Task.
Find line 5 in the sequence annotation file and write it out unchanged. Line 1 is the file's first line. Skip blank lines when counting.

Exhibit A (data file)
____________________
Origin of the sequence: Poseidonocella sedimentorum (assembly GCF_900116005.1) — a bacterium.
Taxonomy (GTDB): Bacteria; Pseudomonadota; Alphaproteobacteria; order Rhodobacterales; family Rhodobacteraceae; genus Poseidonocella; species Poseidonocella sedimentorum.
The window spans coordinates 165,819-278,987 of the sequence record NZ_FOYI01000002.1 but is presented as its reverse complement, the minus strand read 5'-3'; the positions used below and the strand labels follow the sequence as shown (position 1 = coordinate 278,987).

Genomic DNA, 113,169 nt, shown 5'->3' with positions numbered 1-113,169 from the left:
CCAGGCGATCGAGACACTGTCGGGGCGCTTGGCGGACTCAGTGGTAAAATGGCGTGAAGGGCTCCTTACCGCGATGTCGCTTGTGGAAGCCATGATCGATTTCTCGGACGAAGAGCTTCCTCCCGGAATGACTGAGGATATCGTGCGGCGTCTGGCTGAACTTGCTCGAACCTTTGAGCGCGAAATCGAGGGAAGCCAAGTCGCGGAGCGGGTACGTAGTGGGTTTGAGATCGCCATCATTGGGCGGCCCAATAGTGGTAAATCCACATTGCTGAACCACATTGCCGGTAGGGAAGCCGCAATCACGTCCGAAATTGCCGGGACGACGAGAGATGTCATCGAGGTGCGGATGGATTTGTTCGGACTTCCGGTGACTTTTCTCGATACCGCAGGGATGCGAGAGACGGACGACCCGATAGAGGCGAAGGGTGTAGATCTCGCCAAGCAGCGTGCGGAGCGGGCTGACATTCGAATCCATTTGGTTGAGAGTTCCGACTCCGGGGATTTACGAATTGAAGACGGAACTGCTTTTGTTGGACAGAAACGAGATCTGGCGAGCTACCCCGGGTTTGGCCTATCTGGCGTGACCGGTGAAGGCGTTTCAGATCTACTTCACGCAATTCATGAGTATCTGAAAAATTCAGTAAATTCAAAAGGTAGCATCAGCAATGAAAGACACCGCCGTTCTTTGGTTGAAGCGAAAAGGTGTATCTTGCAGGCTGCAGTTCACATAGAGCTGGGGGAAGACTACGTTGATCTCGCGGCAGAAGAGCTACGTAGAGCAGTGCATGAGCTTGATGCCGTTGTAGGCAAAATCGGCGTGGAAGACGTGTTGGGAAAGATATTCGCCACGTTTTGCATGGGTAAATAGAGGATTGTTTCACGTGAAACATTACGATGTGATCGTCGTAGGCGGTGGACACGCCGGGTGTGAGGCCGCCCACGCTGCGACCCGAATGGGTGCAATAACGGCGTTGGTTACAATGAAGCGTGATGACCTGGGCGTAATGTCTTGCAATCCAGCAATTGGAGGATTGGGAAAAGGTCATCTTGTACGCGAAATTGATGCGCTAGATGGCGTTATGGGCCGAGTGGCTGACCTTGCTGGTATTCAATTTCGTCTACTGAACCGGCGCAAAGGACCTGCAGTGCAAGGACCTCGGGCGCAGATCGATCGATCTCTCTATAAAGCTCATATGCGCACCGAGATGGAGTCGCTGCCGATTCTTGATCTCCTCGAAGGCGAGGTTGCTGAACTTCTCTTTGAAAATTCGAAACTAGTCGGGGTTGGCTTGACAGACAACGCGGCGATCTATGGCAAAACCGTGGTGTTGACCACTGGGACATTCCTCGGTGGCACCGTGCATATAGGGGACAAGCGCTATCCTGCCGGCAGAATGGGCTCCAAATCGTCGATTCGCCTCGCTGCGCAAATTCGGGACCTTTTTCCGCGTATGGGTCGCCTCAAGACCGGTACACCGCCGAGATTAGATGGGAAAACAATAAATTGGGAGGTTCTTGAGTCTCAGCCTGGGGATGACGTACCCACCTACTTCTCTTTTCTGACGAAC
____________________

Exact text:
CCAGGCGATCGAGACACTGTCGGGGCGCTTGGCGGACTCAGTGGTAAAATGGCGTGAAGGGCTCCTTACCGCGATGTCGCTTGTGGAAGCCATGATCGATTTCTCGGACGAAGAGCTTCCTCCCGGAATGACTGAGGATATCGTGCGGCGTCTGGCTGAACTTGCTCGAACCTTTGAGCGCGAAATCGAGGGAAGCCAAGTCGCGGAGCGGGTACGTAGTGGGTTTGAGATCGCCATCATTGGGCGGCCCAATAGTGGTAAATCCACATTGCTGAACCACATTGCCGGTAGGGAAGCCGCAATCACGTCCGAAATTGCCGGGACGACGAGAGATGTCATCGAGGTGCGGATGGATTTGTTCGGACTTCCGGTGACTTTTCTCGATACCGCAGGGATGCGAGAGACGGACGACCCGATAGAGGCGAAGGGTGTAGATCTCGCCAAGCAGCGTGCGGAGCGGGCTGACATTCGAATCCATTTGGTTGAGAGTTCCGACTCCGGGGATTTACGAATTGAAGACGGAACTGCTTTTGTTGGACAGAAACGAGATCTGGCGAGCTACCCCGGGTTTGGCCTATCTGGCGTGACCGGTGAAGGCGTTTCAGATCTACTTCACGCAATTCATGAGTATCTGAAAAATTCAGTAAATTCAAAAGGTAGCATCAGCAATGAAAGACACCGCCGTTCTTTGGTTGAAGCGAAAAGGTGTATCTTGCAGGCTGCAGTTCACATAGAGCTGGGGGAAGACTACGTTGATCTCGCGGCAGAAGAGCTACGTAGAGCAGTGCATGAGCTTGATGCCGTTGTAGGCAAAATCGGCGTGGAAGACGTGTTGGGAAAGATATTCGCCACGTTTTGCATGGGTAAATAGAGGATTGTTTCACGTGAAACATTACGATGTGATCGTCGTAGGCGGTGGACACGCCGGGTGTGAGGCCGCCCACGCTGCGACCCGAATGGGTGCAATAACGGCGTTGGTTACAATGAAGCGTGATGACCTGGGCGTAATGTCTTGCAATCCAGCAATTGGAGGATTGGGAAAAGGTCATCTTGTACGCGAAATTGATGCGCTAGATGGCGTTATGGGCCGAGTGGCTGACCTTGCTGGTATTCAATTTCGTCTACTGAACCGGCGCAAAGGACCTGCAGTGCAAGGACCTCGGGCGCAGATCGATCGATCTCTCTATAAAGCTCATATGCGCACCGAGATGGAGTCGCTGCCGATTCTTGATCTCCTCGAAGGCGAGGTTGCTGAACTTCTCTTTGAAAATTCGAAACTAGTCGGGGTTGGCTTGACAGACAACGCGGCGATCTATGGCAAAACCGTGGTGTTGACCACTGGGACATTCCTCGGTGGCACCGTGCATATAGGGGACAAGCGCTATCCTGCCGGCAGAATGGGCTCCAAATCGTCGATTCGCCTCGCTGCGCAAATTCGGGACCTTTTTCCGCGTATGGGTCGCCTCAAGACCGGTACACCGCCGAGATTAGATGGGAAAACAATAAATTGGGAGGTTCTTGAGTCTCAGCCTGGGGATGACGTACCCACCTACTTCTCTTTTCTGACGAAC